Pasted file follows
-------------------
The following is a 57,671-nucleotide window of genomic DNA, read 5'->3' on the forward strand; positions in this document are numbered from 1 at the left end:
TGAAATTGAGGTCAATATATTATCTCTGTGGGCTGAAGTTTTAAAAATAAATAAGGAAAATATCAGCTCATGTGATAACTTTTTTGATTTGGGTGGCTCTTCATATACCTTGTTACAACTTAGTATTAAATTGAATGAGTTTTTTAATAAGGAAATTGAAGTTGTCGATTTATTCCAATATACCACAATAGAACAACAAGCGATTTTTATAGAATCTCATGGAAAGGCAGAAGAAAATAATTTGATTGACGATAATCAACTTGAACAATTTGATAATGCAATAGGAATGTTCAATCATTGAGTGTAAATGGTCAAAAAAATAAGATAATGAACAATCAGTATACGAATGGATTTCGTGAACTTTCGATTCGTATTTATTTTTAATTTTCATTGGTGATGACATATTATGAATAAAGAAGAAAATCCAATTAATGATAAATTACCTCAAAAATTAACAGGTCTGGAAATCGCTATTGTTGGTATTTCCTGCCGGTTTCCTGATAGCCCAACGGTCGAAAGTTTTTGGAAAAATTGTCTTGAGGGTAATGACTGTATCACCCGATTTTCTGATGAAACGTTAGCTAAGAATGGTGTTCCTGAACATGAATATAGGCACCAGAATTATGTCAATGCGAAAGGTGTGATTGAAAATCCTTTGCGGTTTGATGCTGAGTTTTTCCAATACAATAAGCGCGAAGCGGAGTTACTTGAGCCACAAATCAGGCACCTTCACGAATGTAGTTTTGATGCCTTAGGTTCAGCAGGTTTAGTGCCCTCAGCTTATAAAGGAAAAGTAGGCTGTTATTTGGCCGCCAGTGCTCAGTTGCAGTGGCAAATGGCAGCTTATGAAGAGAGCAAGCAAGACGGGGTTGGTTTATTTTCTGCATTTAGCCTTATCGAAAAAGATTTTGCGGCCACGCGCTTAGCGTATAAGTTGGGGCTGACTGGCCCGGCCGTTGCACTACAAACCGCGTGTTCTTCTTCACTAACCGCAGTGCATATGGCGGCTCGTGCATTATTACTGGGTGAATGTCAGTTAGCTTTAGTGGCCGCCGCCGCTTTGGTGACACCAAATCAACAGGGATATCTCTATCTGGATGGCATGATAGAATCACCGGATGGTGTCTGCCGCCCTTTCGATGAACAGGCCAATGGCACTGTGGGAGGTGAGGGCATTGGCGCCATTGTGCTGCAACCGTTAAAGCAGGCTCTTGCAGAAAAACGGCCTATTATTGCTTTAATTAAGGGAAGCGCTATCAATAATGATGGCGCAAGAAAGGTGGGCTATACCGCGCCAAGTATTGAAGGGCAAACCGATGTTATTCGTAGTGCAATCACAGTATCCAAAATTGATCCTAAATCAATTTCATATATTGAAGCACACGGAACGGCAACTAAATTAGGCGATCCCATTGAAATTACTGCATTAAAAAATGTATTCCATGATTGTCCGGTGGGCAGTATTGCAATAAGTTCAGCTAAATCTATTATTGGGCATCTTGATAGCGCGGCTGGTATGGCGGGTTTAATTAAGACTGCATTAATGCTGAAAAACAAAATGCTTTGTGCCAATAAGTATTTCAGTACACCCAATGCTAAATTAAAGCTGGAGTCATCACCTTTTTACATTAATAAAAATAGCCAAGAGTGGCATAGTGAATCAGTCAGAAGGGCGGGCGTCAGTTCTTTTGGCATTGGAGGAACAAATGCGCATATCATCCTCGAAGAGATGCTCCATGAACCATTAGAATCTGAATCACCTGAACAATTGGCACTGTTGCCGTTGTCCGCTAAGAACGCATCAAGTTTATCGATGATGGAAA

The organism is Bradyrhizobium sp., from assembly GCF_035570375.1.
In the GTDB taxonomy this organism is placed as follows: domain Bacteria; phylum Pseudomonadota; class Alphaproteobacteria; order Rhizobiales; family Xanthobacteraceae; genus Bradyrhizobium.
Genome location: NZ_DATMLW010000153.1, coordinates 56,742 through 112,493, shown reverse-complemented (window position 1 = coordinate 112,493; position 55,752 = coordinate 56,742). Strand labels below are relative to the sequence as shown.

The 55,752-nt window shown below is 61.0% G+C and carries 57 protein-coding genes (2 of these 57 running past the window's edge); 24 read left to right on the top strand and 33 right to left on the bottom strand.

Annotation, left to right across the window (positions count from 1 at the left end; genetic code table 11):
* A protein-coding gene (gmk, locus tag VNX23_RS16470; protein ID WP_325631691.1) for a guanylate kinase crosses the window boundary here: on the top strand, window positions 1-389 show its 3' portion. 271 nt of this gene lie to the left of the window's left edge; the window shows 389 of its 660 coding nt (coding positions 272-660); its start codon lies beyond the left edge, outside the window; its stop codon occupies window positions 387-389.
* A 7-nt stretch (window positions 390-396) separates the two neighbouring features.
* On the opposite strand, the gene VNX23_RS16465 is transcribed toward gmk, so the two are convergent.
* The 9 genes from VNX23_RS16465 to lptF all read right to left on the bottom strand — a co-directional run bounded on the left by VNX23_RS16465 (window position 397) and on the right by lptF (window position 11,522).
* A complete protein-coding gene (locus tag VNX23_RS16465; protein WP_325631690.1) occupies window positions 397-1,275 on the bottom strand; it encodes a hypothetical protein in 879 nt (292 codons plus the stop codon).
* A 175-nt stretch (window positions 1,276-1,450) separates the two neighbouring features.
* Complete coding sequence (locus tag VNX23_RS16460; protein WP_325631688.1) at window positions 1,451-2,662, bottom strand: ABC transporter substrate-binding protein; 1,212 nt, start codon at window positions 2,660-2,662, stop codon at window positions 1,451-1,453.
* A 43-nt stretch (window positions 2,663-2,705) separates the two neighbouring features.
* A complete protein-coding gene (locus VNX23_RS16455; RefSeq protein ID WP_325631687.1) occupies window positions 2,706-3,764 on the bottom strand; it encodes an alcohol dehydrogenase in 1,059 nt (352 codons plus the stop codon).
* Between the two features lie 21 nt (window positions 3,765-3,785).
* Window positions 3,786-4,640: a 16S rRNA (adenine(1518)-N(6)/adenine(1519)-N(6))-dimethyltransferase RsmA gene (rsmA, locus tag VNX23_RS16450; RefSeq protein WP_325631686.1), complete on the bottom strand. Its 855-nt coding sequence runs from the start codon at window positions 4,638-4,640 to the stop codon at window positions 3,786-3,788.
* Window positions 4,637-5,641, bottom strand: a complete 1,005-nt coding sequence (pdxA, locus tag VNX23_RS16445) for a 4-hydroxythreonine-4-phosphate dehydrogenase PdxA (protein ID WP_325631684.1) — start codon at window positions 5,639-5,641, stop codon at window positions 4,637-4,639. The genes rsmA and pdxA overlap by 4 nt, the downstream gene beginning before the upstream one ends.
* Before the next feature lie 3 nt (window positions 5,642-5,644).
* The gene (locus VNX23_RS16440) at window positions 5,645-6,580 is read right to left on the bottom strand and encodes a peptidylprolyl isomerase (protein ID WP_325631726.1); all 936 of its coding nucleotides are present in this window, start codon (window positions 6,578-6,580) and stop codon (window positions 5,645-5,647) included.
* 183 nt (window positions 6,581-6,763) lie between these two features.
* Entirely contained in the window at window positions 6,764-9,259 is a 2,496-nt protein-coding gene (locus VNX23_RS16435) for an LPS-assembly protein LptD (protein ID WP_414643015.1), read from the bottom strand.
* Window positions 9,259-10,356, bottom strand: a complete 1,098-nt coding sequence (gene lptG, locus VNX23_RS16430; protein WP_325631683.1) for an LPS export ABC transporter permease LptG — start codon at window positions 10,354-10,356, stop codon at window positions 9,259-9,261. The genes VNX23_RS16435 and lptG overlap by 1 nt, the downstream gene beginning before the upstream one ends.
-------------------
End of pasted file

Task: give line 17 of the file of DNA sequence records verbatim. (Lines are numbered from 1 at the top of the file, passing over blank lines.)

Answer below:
* Between the two features lie 21 nt (window positions 3,765-3,785).